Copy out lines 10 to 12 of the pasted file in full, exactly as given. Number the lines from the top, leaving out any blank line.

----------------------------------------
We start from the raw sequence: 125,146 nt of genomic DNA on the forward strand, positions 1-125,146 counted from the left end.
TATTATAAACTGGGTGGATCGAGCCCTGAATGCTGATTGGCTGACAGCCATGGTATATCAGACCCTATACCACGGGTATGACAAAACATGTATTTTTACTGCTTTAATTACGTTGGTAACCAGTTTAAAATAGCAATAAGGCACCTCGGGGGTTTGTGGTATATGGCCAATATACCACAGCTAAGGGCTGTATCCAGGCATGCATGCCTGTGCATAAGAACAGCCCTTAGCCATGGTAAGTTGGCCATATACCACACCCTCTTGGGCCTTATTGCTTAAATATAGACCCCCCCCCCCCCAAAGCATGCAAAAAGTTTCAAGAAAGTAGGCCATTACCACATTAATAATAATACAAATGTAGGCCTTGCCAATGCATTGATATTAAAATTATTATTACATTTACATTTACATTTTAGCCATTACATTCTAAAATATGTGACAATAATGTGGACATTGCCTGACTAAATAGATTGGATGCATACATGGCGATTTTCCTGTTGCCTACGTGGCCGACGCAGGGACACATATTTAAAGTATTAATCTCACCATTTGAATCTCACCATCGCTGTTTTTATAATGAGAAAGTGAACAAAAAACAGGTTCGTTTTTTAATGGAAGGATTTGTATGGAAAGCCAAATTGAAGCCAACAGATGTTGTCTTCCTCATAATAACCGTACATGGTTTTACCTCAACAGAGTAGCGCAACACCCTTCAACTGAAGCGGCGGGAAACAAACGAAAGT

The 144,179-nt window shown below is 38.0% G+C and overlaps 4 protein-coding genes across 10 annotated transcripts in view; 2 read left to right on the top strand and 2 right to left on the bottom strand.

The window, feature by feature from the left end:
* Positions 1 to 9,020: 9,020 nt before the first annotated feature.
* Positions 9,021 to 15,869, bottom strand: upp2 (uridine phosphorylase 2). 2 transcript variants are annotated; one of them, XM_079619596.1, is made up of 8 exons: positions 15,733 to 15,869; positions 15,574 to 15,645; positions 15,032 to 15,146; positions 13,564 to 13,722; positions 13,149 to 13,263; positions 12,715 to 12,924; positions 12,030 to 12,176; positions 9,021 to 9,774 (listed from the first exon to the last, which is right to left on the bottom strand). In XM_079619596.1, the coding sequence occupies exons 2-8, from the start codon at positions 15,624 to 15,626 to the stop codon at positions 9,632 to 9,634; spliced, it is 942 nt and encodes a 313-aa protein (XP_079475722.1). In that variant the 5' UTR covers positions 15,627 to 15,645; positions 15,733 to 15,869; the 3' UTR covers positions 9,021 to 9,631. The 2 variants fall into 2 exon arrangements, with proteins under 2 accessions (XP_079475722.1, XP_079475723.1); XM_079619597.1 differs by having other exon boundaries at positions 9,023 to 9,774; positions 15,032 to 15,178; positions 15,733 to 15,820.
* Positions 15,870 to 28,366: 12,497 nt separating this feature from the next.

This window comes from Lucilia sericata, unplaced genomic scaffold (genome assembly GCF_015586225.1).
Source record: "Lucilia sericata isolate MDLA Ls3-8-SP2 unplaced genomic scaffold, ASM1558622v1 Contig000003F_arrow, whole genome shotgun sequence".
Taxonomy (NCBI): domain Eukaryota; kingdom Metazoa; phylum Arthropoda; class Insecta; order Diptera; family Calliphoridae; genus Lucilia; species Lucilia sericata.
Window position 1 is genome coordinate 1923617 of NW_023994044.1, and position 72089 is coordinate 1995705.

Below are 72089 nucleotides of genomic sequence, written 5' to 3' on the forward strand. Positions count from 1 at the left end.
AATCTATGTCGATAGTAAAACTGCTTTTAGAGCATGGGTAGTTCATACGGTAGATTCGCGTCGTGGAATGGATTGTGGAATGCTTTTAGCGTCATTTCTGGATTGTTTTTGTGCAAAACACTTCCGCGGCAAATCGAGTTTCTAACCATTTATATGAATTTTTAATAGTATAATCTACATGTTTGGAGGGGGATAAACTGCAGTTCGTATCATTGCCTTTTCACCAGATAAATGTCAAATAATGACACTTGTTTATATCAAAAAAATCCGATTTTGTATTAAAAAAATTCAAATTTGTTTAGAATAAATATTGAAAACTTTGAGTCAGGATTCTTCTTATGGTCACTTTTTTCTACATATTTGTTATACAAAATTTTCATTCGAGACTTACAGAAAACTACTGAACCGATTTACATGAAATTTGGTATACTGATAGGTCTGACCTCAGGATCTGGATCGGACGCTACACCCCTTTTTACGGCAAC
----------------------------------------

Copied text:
Taxonomy (NCBI): domain Eukaryota; kingdom Metazoa; phylum Arthropoda; class Insecta; order Diptera; family Calliphoridae; genus Lucilia; species Lucilia sericata.
Window position 1 is genome coordinate 1923617 of NW_023994044.1, and position 72089 is coordinate 1995705.

Below are 72089 nucleotides of genomic sequence, written 5' to 3' on the forward strand. Positions count from 1 at the left end.